BY Neil Davidson ·
Canada leaves the FIFA Women’s World Cup early and shell-shocked. And, in some cases, in tears.
The Olympic champion Canadians were put to the sword Monday in a shocking, lopsided 4-0 loss to Australia.
It was not pretty unless you were Australian. The 10th-ranked Matildas needed to win to be sure of moving on to the tournament’s knockout round and they wasted little time getting the job done.
It was one-way traffic from the get-go.
Hayley Raso scored twice as Canada’s vaunted defense was carved open in the first half. It could have been 3-0 at the break but a third Australian goal was ruled offside.
Canada failed to put a shot on target in the first half and looked rattled.
And It got worse as Mary Fowler made it 3-0 in the 58th minute. Rubbing salt in the wound, Steph Catley scored on a stoppage-time penalty after a video review confirmed a foul against Canada’s Jessie Fleming on the edge of the box.
Veteran midfielder Sophie Schmidt, who had previously said she was retiring from international football, said after the game she was “gutted, heartbroken.”
“I feel really terrible. I feel like we let down Canadians who woke up early to watch that game,” she added, referencing the 6 a.m. ET kickoff. “Australia came out strong and executed their game plan perfectly. They built momentum.”
Fleming and defender Vanessa Gilles fought back tears as they spoke to reporters.
A bad night to have a bad night,” said Fleming. “I just feel a lot of disappointment. We have a world-class staff back there with us and world-class fans and I don’t think we represented them well enough tonight. I just think this team has so much more in us and such a better performance. That was not seen tonight.”
“The Aussies outdid us today, there’s no hiding from that,” said Gilles.
A draw or win would have moved the seventh-ranked Canadians into the round of 16. But they soon found themselves with a mountain to climb before a partisan crowd announced at 27,706 at Melbourne Rectangular Stadium.
And now they go home after three games, finishing third in Group B with a 1-1-1 record. They are the first defending Olympic champion not to get out of the first round of a World Cup.
It’s Canada’s worst finish at the tournament since it went winless in 2011 and finished last. It’s likely also the Canadian women’s worst game in recent years.
And it’s another body blow for Canada Soccer in a year blighted by a bitter labor dispute, although head coach Bev Priestman and her players refused to point the finger at the off-field distractions.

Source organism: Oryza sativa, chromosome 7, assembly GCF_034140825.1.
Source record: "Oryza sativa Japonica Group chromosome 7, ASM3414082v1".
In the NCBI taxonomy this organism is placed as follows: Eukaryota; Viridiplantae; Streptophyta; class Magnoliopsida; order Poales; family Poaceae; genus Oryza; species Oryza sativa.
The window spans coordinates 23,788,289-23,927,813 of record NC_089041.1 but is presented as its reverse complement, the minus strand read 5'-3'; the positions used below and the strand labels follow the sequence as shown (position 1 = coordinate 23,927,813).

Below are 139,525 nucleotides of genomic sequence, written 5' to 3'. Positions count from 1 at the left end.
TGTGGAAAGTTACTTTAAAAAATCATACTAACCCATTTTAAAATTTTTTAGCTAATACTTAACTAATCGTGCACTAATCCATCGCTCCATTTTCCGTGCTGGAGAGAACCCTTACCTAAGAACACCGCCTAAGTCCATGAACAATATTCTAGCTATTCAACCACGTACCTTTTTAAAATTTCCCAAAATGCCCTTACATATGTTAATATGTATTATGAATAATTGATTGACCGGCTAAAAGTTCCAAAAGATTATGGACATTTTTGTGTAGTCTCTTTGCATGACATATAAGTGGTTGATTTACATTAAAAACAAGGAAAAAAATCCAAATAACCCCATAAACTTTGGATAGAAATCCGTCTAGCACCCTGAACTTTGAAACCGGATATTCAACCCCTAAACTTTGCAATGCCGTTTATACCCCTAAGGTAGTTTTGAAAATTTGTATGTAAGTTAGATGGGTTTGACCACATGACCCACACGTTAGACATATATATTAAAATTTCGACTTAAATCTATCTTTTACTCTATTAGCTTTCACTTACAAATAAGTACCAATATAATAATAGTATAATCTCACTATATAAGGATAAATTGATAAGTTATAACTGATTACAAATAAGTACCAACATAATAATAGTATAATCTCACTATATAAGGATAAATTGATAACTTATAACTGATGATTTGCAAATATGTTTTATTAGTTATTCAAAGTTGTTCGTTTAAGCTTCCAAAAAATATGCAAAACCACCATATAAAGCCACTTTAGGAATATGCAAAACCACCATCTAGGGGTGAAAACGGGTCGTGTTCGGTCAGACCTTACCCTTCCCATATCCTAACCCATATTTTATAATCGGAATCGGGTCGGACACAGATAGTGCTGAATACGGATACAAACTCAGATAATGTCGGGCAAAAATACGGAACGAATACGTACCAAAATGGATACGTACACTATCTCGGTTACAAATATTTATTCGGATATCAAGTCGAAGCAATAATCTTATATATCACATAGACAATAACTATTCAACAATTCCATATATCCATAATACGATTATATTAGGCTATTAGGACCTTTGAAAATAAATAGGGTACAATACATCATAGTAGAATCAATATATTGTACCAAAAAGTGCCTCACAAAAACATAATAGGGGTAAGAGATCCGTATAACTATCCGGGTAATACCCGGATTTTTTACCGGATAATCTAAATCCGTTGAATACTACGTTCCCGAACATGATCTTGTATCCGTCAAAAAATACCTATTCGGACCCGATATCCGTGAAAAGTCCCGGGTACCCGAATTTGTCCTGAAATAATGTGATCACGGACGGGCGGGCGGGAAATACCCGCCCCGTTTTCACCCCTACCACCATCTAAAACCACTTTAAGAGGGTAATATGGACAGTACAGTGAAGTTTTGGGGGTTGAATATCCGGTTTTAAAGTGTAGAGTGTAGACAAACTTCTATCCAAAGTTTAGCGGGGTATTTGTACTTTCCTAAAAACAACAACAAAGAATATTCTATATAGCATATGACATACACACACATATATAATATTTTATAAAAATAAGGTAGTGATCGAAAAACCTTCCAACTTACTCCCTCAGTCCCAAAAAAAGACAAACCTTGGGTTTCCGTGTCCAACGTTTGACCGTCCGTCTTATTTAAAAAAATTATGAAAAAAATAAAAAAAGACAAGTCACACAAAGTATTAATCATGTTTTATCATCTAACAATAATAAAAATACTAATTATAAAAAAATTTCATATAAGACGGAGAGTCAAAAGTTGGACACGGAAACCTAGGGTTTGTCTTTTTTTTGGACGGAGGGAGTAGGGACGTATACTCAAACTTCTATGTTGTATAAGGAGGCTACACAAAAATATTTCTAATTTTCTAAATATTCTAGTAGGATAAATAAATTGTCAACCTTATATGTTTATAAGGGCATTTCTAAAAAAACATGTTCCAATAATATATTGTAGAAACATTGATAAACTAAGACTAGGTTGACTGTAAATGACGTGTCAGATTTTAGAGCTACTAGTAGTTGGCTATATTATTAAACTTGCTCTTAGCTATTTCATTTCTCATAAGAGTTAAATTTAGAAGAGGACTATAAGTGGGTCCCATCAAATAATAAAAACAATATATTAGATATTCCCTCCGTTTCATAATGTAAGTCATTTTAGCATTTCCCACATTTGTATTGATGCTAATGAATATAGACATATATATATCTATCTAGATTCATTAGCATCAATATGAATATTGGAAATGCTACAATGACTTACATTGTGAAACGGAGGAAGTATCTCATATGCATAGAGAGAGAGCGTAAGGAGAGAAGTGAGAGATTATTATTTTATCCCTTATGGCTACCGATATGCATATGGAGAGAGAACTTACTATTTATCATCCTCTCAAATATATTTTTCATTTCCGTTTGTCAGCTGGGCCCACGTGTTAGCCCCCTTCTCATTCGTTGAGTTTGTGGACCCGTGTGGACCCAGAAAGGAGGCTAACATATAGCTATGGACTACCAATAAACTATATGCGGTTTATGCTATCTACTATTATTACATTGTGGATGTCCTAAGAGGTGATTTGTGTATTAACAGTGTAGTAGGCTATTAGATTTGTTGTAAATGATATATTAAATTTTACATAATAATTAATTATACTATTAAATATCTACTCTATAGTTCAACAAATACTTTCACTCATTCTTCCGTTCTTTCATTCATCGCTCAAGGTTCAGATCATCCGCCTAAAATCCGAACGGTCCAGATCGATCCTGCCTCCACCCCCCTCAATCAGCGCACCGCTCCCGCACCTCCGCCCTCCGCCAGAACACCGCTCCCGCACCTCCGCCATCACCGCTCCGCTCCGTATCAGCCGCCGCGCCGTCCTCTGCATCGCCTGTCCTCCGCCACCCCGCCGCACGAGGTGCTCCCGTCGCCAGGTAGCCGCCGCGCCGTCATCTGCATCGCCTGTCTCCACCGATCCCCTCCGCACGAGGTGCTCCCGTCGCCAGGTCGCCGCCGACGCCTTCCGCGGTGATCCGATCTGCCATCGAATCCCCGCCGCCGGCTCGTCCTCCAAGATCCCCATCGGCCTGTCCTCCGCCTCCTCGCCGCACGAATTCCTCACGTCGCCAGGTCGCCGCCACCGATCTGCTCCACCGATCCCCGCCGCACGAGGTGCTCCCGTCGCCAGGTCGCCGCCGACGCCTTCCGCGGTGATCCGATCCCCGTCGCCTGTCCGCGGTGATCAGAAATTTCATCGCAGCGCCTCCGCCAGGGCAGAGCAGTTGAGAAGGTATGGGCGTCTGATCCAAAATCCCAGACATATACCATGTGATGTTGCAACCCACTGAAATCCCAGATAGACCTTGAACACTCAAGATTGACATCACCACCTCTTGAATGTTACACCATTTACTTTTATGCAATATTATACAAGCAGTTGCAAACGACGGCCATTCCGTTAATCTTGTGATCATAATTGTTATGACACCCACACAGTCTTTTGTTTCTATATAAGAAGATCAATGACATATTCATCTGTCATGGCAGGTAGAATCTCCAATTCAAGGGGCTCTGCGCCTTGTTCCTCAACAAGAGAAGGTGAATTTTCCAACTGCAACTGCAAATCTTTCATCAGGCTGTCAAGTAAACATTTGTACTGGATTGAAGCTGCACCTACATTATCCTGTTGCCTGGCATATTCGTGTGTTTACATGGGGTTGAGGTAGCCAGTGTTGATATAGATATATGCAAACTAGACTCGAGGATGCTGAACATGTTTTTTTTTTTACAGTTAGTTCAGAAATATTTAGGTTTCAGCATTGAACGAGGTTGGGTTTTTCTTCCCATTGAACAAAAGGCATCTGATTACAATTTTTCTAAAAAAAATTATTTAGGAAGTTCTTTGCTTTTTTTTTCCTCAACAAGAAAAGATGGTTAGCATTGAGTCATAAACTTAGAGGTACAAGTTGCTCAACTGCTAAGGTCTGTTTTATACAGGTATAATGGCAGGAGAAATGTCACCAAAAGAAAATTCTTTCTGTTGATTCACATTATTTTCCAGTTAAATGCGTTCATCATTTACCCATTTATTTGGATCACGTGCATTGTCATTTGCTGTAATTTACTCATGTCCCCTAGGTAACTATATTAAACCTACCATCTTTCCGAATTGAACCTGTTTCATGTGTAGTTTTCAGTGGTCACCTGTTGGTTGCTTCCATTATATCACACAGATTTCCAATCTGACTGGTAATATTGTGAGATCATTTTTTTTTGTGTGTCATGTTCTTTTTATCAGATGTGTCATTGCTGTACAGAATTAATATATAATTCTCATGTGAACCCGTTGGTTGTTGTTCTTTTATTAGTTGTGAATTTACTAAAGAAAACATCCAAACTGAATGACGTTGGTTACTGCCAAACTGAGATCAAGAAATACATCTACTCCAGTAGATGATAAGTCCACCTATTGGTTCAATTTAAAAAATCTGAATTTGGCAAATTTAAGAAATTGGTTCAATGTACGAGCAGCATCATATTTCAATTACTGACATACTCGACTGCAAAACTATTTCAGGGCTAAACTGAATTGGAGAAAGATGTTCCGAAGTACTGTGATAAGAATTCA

“Has it been a really really tough year? Absolutely,” she said. “But at the end of the day, we came here tonight thinking we should have been able to win. And we didn’t. And we have to reflect on that.”
Talismanic Canadian captain Christine Sinclair, who came off the bench in last Wednesday’s 2-1 win over Ireland, returned to the starting lineup but was one of four players substituted at halftime as Priestman looked for answers. One wonders how long the 40-year-old icon, the world’s all-time leading scorer, will keep going.
In departing her sixth World Cup, the classy captain took some blades of grass from the field with her as a souvenir from her 326th international appearance.
Asked what was next for her, Sinclair replied: “I have no idea.”
While this tournament is over, a two-game Olympic qualifier with No. 43 Jamaica looms in late September.
The Canadians knew a loss Monday might not end their campaign, providing No. 40 Nigeria was beaten by No. 22 Ireland and the tiebreakers were in their favor. Nigeria and Ireland played to a 0-0 draw, snuffing out that scenario.
Australia (2-1-0) wins the group with Nigeria (1-0-2) also advancing. Ireland (0-2-1) finishes fourth.
“Football can be cruel sometimes and I think tonight it was cruel,” said Priestman. “We got punished. We got an early goal (against us) and I think the team lacked belief.
“I didn’t come here today thinking I was going home, that we were going home. But these are the moments that make you. And it hurts like hell now but we’ll learn (from it).”
Priestman credited Australia for its performance. But she was short on answers on why her team was “as rattled as what we’ve seen,” seemingly still processing the disastrous performance during the post-game news conference.
She cited mental performance on deadlines with pressure and the team learning to deal with a target on its back as Olympic champion.
“That’s new territory and for me, that’s the difference,” Priestman said. “The group is actually deeper and arguably more talented in some regards (than the team that won Tokyo gold).”
Australia faces the Group D runner-up while Nigeria takes on the Group D winner in the round of 16, with both games set for Aug. 7.
No. 4 England (2-0-0) currently tops Group D with No. 13 Denmark (1-1-0) second, ahead of No. 14 China (1-1-0) on a tiebreaker. The final positions in Group D will be decided Tuesday when England takes on China in Adelaide and winless Haiti faces Denmark in Perth.
Source : https://www.cbc.ca/sports/soccer/worldcup/canada-australia-2023-womens-world-cup-recap-1.6922758